Top Three Must-Know Onboarding Trends for 2018

Lilith Christiansen, SilkRoad
All Posts

{Editor’s Note: Today’s post comes from Lilith Christiansen, VP, Onboarding Solutions at SilkRoad and author of Successful Onboarding.}

Organizations used to think of onboarding as the automation of paperwork – a “set it and forget it” approach focused on ensuring all the new-hire documentation was completed in a timely fashion. But nowadays, in an increasingly competitive talent landscape, where employees determine whether to stay at a new job within their first six months, onboarding must play a much more important and expanded role focused on employee activation and retention.

With that idea in mind, I recommend a strategic and systemic approach to onboarding utilizing the “Four Pillars of the Onboarding Margin” which include:

  • Cultural mastery
  • Interpersonal network development
  • Early career support
  • Strategy immersion and direction

Working within this framework, organizations can build successful, strategic onboarding programs that move beyond simple automation, to a full-fledged program for aligning employees with business goals to keep them engaged, activated and positively impacting the bottom line. To get started, consider SilkRoad’s top three must-know onboarding trends for 2018:


The real onboarding opportunity is in engineering the experiences that enable new hires to acclimate to company culture, understand opportunities and expectations, master the firm’s strategy, build valuable relationships and skills, create new value for the enterprise and begin to develop their careers within the firm. To do so, organizations need to figure out the business processes and experiences to which a new hire is exposed, determine which have an impact on success or failure, distinguish which of these make sense to try to influence and which the new hire or hiring manager alone can more efficiently address, and then design an approach for exercising that influence.

In other words, a strategic onboarding program must be personalized to the individual being onboarded and their specific needs. The program must account for their role within the organization, their prior experience, their current skill levels and, ideally, their personality.


Luckily, some key components will carry across the onboarding experience – every employee needs to learn about their team, the company culture, how to complete certain tasks, etc. Each employee will need to be part of significant conversations about the organization’s overall direction and score – what the firm does, why it is doing it, and where it is headed.

By examining each process and function within the onboarding program, certain commonalities will begin to emerge across the entire organization. These commonalities can make up the foundation of the onboarding program as it scales from a personalized program for a single new-hire, to a full-fledged strategic and systemic approach.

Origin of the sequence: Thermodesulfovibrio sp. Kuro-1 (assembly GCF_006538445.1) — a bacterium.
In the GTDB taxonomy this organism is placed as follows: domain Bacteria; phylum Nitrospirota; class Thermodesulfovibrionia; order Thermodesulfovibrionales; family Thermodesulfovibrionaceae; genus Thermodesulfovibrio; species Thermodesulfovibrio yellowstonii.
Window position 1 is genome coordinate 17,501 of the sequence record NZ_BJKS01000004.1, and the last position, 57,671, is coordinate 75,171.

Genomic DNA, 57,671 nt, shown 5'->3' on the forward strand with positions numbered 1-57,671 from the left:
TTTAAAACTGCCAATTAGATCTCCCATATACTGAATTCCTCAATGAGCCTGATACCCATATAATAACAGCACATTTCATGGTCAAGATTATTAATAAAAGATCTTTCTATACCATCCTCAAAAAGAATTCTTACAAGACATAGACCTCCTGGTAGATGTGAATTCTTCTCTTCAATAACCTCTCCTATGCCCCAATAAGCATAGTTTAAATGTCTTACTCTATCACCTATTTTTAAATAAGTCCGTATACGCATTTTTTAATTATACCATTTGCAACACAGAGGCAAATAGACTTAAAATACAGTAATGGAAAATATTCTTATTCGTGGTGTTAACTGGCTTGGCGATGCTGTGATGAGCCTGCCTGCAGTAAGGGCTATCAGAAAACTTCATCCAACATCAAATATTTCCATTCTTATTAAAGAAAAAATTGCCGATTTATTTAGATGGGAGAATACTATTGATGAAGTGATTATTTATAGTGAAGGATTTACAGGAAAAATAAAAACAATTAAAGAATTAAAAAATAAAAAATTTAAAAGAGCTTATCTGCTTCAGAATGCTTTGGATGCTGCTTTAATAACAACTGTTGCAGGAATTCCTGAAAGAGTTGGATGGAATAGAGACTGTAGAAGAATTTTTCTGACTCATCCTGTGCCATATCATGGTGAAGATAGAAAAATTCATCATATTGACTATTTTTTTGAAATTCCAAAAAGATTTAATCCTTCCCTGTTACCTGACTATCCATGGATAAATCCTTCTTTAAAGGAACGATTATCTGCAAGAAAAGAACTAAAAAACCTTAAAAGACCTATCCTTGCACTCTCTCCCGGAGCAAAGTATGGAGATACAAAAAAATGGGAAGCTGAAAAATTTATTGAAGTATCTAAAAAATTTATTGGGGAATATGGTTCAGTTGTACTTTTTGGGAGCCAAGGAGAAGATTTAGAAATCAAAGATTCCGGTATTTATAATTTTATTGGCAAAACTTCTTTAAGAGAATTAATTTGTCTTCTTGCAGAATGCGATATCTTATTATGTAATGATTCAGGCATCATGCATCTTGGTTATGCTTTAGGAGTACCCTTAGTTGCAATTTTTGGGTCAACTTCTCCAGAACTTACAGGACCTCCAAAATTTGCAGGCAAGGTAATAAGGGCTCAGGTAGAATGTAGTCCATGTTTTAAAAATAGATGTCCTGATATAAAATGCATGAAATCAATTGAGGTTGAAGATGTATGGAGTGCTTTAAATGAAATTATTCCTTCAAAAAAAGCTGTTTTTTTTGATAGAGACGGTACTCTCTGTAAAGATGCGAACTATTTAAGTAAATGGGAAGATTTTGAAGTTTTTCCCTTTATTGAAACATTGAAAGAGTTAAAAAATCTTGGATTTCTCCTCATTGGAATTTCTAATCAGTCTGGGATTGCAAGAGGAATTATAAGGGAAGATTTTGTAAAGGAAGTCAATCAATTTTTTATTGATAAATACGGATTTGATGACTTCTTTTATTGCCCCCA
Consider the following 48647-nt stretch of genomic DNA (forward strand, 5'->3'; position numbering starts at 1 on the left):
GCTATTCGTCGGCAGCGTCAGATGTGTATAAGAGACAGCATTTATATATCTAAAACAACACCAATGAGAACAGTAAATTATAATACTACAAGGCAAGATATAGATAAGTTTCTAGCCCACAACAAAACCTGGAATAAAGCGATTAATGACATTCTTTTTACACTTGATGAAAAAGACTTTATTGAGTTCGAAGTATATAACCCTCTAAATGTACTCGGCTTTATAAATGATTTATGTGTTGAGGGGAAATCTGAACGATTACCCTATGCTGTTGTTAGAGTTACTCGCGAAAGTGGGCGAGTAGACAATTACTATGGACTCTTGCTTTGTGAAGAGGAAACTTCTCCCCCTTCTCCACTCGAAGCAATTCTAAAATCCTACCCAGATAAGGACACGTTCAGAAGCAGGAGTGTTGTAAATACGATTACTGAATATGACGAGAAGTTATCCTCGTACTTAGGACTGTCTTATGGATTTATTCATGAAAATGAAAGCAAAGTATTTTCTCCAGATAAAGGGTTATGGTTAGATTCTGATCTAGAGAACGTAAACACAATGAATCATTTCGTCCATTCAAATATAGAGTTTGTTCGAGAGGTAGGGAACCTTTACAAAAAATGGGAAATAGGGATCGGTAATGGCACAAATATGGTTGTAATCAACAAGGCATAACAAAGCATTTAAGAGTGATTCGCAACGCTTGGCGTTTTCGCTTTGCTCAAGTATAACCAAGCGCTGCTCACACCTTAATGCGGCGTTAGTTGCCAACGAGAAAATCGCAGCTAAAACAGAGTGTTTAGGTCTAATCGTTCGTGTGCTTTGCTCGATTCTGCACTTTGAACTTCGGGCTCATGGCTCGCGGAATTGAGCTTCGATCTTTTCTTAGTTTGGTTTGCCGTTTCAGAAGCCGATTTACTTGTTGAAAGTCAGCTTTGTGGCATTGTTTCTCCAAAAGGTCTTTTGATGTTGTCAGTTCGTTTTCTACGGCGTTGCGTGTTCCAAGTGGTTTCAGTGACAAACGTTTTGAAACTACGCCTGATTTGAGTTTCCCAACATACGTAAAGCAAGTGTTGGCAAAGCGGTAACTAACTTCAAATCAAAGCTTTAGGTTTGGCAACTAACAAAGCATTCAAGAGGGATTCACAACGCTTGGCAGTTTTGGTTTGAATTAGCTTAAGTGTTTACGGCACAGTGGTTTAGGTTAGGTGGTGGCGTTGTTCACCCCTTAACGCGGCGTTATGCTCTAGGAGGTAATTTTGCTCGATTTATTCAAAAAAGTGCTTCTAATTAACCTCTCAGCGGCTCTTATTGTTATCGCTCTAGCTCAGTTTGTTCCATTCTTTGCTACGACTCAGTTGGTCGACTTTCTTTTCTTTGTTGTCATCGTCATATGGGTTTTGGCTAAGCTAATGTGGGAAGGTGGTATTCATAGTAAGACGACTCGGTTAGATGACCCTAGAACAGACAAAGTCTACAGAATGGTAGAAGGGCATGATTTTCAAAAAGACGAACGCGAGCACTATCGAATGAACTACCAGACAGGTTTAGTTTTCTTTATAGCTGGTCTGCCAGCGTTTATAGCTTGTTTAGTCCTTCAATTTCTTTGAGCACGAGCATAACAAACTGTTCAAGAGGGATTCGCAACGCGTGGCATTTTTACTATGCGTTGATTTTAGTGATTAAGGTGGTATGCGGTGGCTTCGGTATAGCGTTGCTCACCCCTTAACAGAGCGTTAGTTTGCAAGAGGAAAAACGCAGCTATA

Of course, any effective onboarding program has a defined governance structure, complete with a measurement program to inform the organization how things are going and what they should improve, and accountability and instructional guides for making sure the program runs as intended. These components will be critical in assessing and adjusting the program as it scales to meet the needs of the entire organization.


The onboarding experience for new hires shouldn’t be limited to days or weeks, it should start at offer acceptance and continue through the span of the entire first year of employment or a complete business cycle (whichever is longer for the organization). Processes of strategic education, personal network development, cultural assimilation and anticipatory career development take time when done correctly – no more “drinking out of the firehose” where everything is thrown at a new employee the moment they walk in the door and dropped immediately after. Organizations cannot dump large quantities of information on new hires and hope they assimilate it effectively.

Even beyond the new hire process there are opportunities for organizations to employ strategic onboarding: consider onboarding programs when an employee moves into a new role or position, joins a new team, transfers locations, and so on. These present golden opportunities to reinforce the individual’s value and importance within the company and ensure their work remains tied to positive business outcomes.

As we kick off the new year, now is a great time to examine your current onboarding program to see if it plays a successful role in activating and retaining employees – after all, they may be the organization’s most valuable asset.

Interested in learning more? Here’s an archived webinar where I talk about How to Achieve World-Class Onboarding

Previous Post

Share this Post: